Genetics question about Brown-reds

Discussion in 'General breed discussions & FAQ' started by Dustin Biery, Oct 20, 2008.

  1. Dustin Biery

    Dustin Biery Chillin' With My Peeps

    Feb 4, 2007
    Mulberry, Arkansas
    Someone asked me about Brown-red. I presume that they are wanting to work on them with modern game. I have figured out that they are ER/ER s+/s+ Ap/Ap, and Di/Di may be present. Now help me through this. The ER is birchen, dominate on both genes. s+ is sex-linked silver, recessive so that the females only have one gene? Ap is Autosomal Pheomelanin (autosomal red). Now how do you tie all this together?
     
  2. pips&peeps

    pips&peeps There is no "I" in Ameraucana

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    I have another question to add to your post. Is brown red the same as black copper????

    I got my first pair of brown reds this year and they are definately not brown.
     
  3. Dustin Biery

    Dustin Biery Chillin' With My Peeps

    Feb 4, 2007
    Mulberry, Arkansas
    No, they are not the same. You could post pics, and Im sure someone could help you with the colors...
     
  4. flyingmonkeypoop

    flyingmonkeypoop Overrun With Chickens

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    Deer Park Washington
    Sorry I cant help with your question but I can help with Jeans. From what I understand the copper marans are a brown red bird but without the breast lacing. When crossed with other colors it acts like birchen.
     
  5. Dustin Biery

    Dustin Biery Chillin' With My Peeps

    Feb 4, 2007
    Mulberry, Arkansas
    Geeze Mike, where is my help...
     
  6. tadkerson

    tadkerson Chillin' With My Peeps

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    Missouri
    Dustin and Jean,

    1. There is no documented gene for autosomal pheomelanin- Ap is the gene for apterylosis or autosomal nakedness. I am not saying that non sex linked red does not exist - I know it does because I have seen its effects in my rhode island silver.

    2. You are correct that brown reds are birchen and sex linked gold. I do not know where you got the dominant dilute from, I do not believe the dilute gene is found in brown reds. I have not seen or read any publications that would support the Di.

    3. Brown reds and black coppers are both birchen and sex linked gold. Some black coppers are what I call a pseudobirchen. They are extended black and birchen at the E locus. Black coppers have black extenders not found in brown reds. There is a modifier that causes the lacing in birchen and that modifier may be one Columbian gene or heterozygous columbian. The black coppers undoubtedly carry genes that modify the color caused by sex linked gold and it very well could be an autosomal gene that is causing the copper color. My thoughts on black coppers come from my working with people who breed black coppers marans.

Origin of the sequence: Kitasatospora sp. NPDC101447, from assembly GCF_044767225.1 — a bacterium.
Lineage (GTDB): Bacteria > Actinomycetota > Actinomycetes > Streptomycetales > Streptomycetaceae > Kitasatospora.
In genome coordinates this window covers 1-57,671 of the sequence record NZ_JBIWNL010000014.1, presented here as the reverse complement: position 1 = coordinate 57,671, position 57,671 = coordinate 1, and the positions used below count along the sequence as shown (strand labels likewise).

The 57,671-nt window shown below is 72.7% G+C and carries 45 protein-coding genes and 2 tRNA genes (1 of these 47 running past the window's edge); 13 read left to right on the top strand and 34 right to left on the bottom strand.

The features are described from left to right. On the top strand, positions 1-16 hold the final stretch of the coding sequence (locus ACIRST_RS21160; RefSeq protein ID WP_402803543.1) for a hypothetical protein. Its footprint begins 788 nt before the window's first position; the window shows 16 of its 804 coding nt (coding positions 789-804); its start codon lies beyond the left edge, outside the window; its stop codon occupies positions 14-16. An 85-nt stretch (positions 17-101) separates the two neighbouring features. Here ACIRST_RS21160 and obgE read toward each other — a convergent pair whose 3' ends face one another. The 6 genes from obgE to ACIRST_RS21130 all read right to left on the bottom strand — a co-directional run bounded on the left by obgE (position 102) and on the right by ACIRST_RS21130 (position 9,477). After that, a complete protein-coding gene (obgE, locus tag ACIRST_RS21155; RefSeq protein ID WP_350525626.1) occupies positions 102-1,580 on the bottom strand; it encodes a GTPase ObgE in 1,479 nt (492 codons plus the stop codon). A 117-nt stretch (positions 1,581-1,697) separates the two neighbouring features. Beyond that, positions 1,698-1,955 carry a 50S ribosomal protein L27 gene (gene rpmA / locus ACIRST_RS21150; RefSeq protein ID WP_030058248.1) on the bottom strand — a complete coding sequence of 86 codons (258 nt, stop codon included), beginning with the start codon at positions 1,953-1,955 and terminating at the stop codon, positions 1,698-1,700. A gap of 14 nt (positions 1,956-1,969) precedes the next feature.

Now how do you tie all this together?

    Could you reword your question. I do not understand your question.

    Tim​
     
    Last edited: Oct 21, 2008
  7. Dustin Biery

    Dustin Biery Chillin' With My Peeps

    Feb 4, 2007
    Mulberry, Arkansas
    Best way to put it, I guess, what do you cross to get brown reds? What birds would be the best to breed together to get the brown red variety. I got all of my information from Reeder, An Introduction to COlor Forms of hte Domestic Fowl. I will provide the title of the book when I am at home. I am trying to understand for myself from genetics books, but they are darn difficult to comprehend at times. On page 63 of this book it says that both Modern and Old English game bantams require the diluted versions while cochins do not.??? Thanks for your help Tim!

    **Editted to add the book titile.
     
    Last edited: Oct 21, 2008
  8. tadkerson

    tadkerson Chillin' With My Peeps

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    Dustin,

    I also have Reeders book. I base my knowledge upon what research shows. I have a number of papers where individuals worked with birchen birds. I just received another paper on the subject and will read it this evening.

    There are modifiers that make some birds lighter than others. One example would be New hampshire and rhode island red. They both have very similar genotypes but one is much lighter than the other. Something is making one bird lighter than the other-what it is I do not know. It could be the dominant dilute (Di) gene but I can not say that unless I could isolate the gene through experimental crossing.

    You are going to have to cross a silver birchen female with a black tailed red male or a black breasted red male. All of the females will be brown red or gold birchens. Then cross the male offspring (lemon birchen with redish shoulders) to a female offspring. This cross will produce brown red males and females along with some lemon birchen males and silver birchen females.

    Only use the male offspring that are crow winged to cross with the females.

    Tim
     
  9. Dustin Biery

    Dustin Biery Chillin' With My Peeps

    Feb 4, 2007
    Mulberry, Arkansas
    As usual, you broke it down where I could understand. Thanks again Tim.
     
  10. Dustin Biery

    Dustin Biery Chillin' With My Peeps

    Feb 4, 2007
    Mulberry, Arkansas
    Ok, Tim, new set of questions. I told them about what we had already talked about..come to find out, they are trying to create brown red Rosecomb bantams. What do you suggest with that?
     

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